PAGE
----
The World Health Organization officials said Monday not all people who recover from the coronavirus have the antibodies to fight a second infection, raising concern that patients may not develop immunity after surviving Covid-19. “With regards to recovery and then reinfection, I believe we do not have the answers to that. That is an unknown,” Dr. Mike Ryan, executive director of WHO’s emergencies program, said at a press conference at the organization’s Geneva headquarters on Monday.
A preliminary study of patients in Shanghai found that some patients had “no detectable antibody response” while others had a very high response, said Dr. Maria Van Kerkhove, WHO’s lead scientist on Covid-19. Whether the patients who had a strong antibody response were immune to a second infection is “a separate question,” she added. More than 300,000 of the 1.87 million coronavirus cases across the world have recovered, WHO officials noted, adding that they need more data from recovered patients to understand their antibody response, whether that gives them immunity and for how long.
“That’s something that we really need to better understand is what does that antibody response look like in terms of immunity,” Van Kerkhove said. Ryan said there are questions about whether the virus can reactivate after a patient recovers and tests negative for Covid-19. “There are many reasons why we might see reactivation of infection either with the same infection or another infectious agent,” he said. In general, “there are many situations in viral infection where someone doesn’t clear the virus entirely from their system.” Some patients can also clear the main infection but develop a secondary bacterial infection, he said.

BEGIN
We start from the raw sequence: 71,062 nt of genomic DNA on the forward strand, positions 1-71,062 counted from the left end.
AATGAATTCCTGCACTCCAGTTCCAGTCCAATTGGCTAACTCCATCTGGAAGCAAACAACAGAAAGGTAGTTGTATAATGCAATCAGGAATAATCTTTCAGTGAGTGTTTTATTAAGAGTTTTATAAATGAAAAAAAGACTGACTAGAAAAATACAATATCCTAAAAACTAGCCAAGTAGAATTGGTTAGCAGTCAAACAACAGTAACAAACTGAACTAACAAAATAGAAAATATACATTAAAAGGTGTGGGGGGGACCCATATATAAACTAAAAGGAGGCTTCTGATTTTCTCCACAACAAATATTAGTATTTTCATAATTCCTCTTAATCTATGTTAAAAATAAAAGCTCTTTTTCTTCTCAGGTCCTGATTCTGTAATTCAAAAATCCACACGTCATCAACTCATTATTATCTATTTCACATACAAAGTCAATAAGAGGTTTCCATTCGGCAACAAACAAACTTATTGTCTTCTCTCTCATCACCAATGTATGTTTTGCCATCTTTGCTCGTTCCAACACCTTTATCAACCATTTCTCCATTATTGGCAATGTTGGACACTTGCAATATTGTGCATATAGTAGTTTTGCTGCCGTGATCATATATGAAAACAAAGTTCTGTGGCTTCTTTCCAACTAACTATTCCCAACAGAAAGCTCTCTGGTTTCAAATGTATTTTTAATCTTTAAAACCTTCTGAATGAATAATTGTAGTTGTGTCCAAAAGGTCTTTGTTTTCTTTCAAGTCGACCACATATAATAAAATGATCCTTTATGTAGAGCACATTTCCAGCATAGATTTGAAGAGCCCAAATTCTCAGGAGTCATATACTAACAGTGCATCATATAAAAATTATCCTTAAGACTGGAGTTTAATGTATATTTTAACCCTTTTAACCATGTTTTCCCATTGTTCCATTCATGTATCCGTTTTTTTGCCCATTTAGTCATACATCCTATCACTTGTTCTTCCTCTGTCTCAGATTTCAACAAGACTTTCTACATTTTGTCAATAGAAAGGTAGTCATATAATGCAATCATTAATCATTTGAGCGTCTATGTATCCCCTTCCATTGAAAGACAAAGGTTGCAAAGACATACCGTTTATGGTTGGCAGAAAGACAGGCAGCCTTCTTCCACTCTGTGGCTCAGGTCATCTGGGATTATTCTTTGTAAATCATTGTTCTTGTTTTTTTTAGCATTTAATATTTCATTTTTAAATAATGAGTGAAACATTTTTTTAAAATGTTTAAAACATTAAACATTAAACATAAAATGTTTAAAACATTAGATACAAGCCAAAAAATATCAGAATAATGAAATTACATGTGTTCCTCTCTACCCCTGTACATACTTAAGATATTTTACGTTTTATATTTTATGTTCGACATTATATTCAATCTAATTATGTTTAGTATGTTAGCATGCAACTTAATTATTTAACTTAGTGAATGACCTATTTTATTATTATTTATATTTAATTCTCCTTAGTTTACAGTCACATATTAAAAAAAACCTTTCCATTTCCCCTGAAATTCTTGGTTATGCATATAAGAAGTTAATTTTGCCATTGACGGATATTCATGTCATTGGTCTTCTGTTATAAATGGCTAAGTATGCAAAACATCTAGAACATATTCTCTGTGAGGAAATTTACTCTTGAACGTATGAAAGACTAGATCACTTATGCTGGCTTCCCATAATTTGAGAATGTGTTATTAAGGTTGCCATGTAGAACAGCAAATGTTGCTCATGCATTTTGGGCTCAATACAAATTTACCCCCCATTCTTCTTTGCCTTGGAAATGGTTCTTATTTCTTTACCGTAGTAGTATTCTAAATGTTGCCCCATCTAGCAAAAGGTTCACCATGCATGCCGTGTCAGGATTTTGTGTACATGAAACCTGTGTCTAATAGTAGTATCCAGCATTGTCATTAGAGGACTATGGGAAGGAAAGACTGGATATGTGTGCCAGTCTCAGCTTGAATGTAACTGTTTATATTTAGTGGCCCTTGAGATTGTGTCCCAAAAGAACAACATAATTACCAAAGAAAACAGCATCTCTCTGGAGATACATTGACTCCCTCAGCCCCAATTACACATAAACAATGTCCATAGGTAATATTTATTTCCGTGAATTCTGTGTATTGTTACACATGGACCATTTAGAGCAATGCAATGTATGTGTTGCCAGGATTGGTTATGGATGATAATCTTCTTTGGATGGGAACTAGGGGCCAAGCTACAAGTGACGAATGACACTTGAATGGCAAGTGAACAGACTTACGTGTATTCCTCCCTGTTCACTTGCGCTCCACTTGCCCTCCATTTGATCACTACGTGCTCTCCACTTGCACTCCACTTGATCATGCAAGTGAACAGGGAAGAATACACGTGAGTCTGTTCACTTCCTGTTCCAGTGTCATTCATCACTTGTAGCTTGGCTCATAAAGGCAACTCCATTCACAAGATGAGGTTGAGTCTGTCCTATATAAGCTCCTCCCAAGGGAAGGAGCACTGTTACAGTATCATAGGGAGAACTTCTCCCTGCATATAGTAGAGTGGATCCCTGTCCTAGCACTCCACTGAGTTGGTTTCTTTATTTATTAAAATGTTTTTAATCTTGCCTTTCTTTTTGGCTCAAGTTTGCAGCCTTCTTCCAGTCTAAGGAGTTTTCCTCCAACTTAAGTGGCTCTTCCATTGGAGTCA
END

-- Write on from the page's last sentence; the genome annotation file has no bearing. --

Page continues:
The U.S. Centers for Disease Control and Prevention has said that it is developing a test to detect the presence of coronavirus antibodies to determine if a person could be immune to the disease. While such a test can determine who has been exposed to the virus, it’s not clear if it can identify those immune to reinfection, according to the WHO. WHO officials also warned Monday against lifting social distancing restrictions and reopening businesses, even as U.S. political leaders, from President Donald Trump to New York Gov. Andrew Cuomo, have said they hope to reopen businesses as soon as it is safe to do so. “While Covid-19 accelerates very fast, it decelerates much more slowly. In other words, the way down is much slower than the way up,” WHO Director-General Tedros Adhanom Ghebreyesus said at a press conference at the organization’s Geneva headquarters on Monday. “That means control measures must be lifted slowly and with control. It cannot happen all at once.” –CNBC
Ebola: “When the first case of COVID-19 in the Democratic Republic of Congo was declared in early March, the country’s once-packed Ebola treatment centers had been empty for weeks. It was hoped resources could be shifted to combat the new disease. But on Friday — just two days before the World Health Organisation was due to announce an end to an Ebola outbreak that has left more than 2,200 people dead — a new case was reported in the eastern city of Beni. As the spread of coronavirus accelerates across the country, health authorities now have to juggle both responses — while also treating those affected by the world’s worst measles epidemic, an outbreak of cholera, and the victims of Congo’s many ongoing conflicts…” (Kleinfeld/Flummerfelt, 4/13). –KFF